by Piet Coetzer

Will the real mugu please stand up?

But try not to be a mugu

Will the real mugu please stand up?
Mugu 001.jpg

“Don’t be a mugu!” exclaims a voice in the background of an advertisement currently on television. For me, the term elicits the picture of a rough drifter, living on the fringes of society, being somewhat of a fool. A closer look, however, reveals some interesting facets of this word, and the reason that South Africans feel insulted by Nigerian fraudsters. 

For one, the word is found in at least four different languages in four far-removed parts of the world, but only in South Africa and Nigeria could there be a slight relationship between the origins of the word.

Only with Point Mugu in California, the location of a naval base and popular surfing spot, could the origin of ‘mugu’ be established with some degree of certainty. In this case, it is believed to derive from the Chumash Indian term muwu, meaning 'beach'. It was first mentioned by the Portuguese explorer Juan Rodriguez Cabrillo in his journals dating back to 1542.

One of the 75 districts of Nepal in South Asia is named Mugu, where the indigenous Mugalis live. While we could not establish the exact origin of the name there, a search on the Internet tells us that the name Mugu has a web popularity of 4.91 million, a Facebook presence of 38 000 pages and a Google+ presence of 2 720 pages.

In South Africa, the word ‘mugu’ first surfaced during the 1950s as a term used by the ‘ducktales’ of the time to describe a 'useless' or 'square' person. It is fairly widely accepted that its roots are in Afrikaans, and one of the first novels by the celebrated Afrikaans writer Etienne le Roux in 1959 was titled, Die Mugu.

There are two possible explanations offered of how the word was formed. The first is that it comes from the Afrikaans word moeg, meaning 'tired'.

The second, and more likely, is that it comes from the Afrikaans word muggie or ‘midge’ in English – those tiny but highly irritating flying insects attracted to decaying fruit or the faces of batsmen on cricket fields across the world. It is also from ‘midge’ that we get the word ‘midget’ for very short people.

What is particularly interesting, however, is that there is also an English slang word ‘mugu’, which means to surround or to settle upon any object as flies or insects do.

Adding insult to injury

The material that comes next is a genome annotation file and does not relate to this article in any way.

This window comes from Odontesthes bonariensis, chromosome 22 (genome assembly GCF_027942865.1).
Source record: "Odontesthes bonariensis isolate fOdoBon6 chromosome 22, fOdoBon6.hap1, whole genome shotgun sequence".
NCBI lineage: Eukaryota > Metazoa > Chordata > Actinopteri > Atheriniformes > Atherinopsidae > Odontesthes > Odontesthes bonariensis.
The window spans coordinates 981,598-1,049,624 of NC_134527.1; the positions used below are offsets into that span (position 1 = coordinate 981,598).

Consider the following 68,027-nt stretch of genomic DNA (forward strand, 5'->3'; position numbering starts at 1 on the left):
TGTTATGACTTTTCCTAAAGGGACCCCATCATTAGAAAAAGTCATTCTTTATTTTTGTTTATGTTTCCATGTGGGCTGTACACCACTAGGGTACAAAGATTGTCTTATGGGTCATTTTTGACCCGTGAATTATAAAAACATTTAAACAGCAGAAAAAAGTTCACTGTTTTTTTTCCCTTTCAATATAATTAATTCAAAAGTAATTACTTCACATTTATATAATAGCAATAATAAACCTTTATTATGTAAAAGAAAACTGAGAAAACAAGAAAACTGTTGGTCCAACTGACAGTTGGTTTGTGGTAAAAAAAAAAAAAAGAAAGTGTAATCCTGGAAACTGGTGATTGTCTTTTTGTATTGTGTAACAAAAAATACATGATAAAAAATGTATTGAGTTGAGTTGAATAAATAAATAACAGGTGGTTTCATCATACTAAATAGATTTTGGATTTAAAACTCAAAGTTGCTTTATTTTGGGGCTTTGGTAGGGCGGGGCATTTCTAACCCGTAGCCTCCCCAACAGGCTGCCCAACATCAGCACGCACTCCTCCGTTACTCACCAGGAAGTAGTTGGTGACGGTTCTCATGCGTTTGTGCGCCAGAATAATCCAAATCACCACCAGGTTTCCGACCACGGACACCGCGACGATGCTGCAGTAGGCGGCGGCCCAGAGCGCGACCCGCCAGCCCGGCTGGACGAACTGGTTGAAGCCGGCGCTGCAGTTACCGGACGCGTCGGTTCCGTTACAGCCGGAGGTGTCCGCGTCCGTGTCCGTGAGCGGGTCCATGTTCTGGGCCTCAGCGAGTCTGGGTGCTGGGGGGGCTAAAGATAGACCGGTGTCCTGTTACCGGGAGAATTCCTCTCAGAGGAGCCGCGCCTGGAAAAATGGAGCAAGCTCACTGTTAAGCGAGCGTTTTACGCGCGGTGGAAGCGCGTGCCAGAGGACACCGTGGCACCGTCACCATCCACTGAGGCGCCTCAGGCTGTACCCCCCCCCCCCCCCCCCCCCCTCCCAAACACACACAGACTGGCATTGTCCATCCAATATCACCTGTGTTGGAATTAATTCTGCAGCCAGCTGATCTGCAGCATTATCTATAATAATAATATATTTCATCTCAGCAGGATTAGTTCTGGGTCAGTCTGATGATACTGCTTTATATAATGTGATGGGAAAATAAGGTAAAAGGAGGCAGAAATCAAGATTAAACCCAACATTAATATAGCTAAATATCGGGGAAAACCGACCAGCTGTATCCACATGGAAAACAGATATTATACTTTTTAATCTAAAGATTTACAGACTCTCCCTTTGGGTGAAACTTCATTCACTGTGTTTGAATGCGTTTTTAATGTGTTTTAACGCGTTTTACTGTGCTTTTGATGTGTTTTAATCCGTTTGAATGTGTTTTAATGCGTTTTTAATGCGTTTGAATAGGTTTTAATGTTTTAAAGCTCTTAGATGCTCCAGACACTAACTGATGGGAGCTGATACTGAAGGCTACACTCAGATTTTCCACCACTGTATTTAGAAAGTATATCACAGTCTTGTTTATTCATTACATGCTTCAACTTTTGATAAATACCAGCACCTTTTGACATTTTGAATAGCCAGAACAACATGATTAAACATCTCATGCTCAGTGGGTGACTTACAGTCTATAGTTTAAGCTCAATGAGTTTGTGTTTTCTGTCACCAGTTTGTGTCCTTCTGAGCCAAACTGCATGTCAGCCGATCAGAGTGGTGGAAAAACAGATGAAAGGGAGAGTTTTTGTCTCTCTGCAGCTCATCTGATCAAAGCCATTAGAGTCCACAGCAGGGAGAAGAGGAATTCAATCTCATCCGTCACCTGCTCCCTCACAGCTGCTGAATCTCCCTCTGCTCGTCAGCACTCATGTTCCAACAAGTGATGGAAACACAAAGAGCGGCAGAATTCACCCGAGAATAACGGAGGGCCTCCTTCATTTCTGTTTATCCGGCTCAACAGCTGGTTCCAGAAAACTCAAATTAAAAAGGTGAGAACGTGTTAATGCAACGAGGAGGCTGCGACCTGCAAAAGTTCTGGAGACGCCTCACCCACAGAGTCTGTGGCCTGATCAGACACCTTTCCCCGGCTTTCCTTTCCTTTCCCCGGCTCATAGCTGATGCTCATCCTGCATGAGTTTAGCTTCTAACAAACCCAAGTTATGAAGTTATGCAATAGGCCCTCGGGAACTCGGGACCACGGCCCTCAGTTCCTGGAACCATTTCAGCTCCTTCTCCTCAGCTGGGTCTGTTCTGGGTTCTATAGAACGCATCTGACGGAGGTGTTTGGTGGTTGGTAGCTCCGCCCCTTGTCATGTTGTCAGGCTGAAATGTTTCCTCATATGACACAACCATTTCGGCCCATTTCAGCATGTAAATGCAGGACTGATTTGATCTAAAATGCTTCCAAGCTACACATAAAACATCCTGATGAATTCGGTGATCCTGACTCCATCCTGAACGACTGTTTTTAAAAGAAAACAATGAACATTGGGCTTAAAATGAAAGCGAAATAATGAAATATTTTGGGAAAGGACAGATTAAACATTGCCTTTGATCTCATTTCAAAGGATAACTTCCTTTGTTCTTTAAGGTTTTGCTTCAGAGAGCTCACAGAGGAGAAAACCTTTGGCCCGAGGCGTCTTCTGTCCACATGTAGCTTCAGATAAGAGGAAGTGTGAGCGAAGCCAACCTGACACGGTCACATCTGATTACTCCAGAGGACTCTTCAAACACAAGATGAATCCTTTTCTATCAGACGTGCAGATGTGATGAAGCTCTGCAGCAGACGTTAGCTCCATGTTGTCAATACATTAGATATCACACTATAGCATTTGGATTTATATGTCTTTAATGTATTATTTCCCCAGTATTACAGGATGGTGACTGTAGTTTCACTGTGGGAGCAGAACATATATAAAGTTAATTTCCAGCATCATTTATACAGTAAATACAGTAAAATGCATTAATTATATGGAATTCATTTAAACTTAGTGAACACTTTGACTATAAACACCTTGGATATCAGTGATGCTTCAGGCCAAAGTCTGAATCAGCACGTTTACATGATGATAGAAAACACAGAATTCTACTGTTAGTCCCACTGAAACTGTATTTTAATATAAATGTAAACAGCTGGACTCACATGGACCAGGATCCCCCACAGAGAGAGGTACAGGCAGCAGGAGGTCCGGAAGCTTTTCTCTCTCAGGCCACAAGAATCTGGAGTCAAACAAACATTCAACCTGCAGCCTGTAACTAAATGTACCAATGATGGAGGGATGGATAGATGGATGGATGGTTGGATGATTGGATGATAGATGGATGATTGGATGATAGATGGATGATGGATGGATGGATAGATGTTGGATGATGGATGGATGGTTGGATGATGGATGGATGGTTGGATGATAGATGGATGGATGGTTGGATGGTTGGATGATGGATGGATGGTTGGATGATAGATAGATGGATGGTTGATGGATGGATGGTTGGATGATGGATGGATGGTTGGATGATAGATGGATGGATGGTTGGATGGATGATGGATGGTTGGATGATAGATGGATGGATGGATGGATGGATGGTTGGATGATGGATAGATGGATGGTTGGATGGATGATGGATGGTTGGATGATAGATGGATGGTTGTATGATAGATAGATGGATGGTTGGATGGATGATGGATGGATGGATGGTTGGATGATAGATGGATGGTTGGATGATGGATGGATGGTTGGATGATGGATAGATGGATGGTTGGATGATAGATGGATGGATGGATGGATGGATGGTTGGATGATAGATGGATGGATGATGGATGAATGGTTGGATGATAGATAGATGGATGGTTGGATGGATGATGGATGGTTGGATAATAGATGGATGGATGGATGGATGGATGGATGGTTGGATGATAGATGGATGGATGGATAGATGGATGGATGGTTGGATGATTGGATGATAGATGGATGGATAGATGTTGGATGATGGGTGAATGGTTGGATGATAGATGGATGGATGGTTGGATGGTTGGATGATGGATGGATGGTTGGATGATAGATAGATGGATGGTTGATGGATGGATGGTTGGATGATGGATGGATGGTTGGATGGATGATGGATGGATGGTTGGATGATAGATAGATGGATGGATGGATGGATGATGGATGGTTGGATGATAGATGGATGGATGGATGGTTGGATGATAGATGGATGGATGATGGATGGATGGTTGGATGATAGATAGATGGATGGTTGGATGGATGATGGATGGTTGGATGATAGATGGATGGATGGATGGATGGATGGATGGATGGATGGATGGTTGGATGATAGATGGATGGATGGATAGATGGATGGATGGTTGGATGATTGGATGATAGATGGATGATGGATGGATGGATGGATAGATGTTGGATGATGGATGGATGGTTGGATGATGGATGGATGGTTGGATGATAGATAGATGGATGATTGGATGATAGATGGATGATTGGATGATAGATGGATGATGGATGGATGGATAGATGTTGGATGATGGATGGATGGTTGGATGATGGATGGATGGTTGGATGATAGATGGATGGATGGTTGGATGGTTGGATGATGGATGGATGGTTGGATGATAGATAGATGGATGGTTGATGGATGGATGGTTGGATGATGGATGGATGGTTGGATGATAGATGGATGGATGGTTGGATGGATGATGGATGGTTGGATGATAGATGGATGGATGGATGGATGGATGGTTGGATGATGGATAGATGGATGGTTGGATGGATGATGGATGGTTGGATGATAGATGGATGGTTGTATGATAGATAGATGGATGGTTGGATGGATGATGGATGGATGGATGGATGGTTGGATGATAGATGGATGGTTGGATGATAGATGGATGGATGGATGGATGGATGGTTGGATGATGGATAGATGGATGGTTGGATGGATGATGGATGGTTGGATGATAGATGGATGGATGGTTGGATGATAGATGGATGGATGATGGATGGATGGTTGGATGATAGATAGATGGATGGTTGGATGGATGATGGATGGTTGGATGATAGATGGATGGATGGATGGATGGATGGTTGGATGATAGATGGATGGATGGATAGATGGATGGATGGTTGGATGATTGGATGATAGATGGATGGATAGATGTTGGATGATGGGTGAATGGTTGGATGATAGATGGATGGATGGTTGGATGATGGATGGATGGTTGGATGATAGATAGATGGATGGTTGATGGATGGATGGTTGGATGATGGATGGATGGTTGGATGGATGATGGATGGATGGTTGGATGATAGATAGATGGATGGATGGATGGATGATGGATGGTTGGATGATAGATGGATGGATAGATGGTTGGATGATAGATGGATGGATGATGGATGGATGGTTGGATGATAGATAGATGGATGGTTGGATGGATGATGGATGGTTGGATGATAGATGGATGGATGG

The most common use of the word or term ‘mugu’ hails from Nigeria, where fraudsters use it to describe a fool who falls for a money scam, mostly perpetrated via emails and to which many South Africans have fallen victim. The scam is known as the advance fee, 419, or money cleaning.

The 419 name comes from the section of Nigerian law that covers fraud. It originated during the 1990s as the oil-based economy took a serious dive.It is now the most common email-based crime in the world and has many variants.

In the one best known to South Africans, an email pretends to come from the solicitor, representative of the family of a wealthy, often politically influential Nigerian citizen who is exiled, imprisoned or dead. It tells you there are millions of dollars the family cannot get out of Nigeria themselves, but which can be deposited into a foreign bank account.

The ‘mugu’ is then asked to make his/her bank account available for safekeeping of the millions. In exchange for this ‘service’, he/she will be allowed to keep a percentage of the money smuggled out of Nigeria. Somewhere along the line, the ‘mugu’ will be required to advance a relatively small fee to ‘facilitate’ the process – never to hear from the ‘benefactors’ again.

If you think this sort of scam is a new phenomenon of the modern technological age, think again. In the Middle Ages around 1550, there was a similar scam known as the 'Spanish prisoner letter', in which a fictitious prisoner would promise to share a hidden treasure with the person who would send him money to bribe his guards.

To add insult to injury, the Nigerian tricksters are not only attempting to defraud us of our money, but they are insulting us with a word they probably stole from us as well!


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This edition

Issue 392


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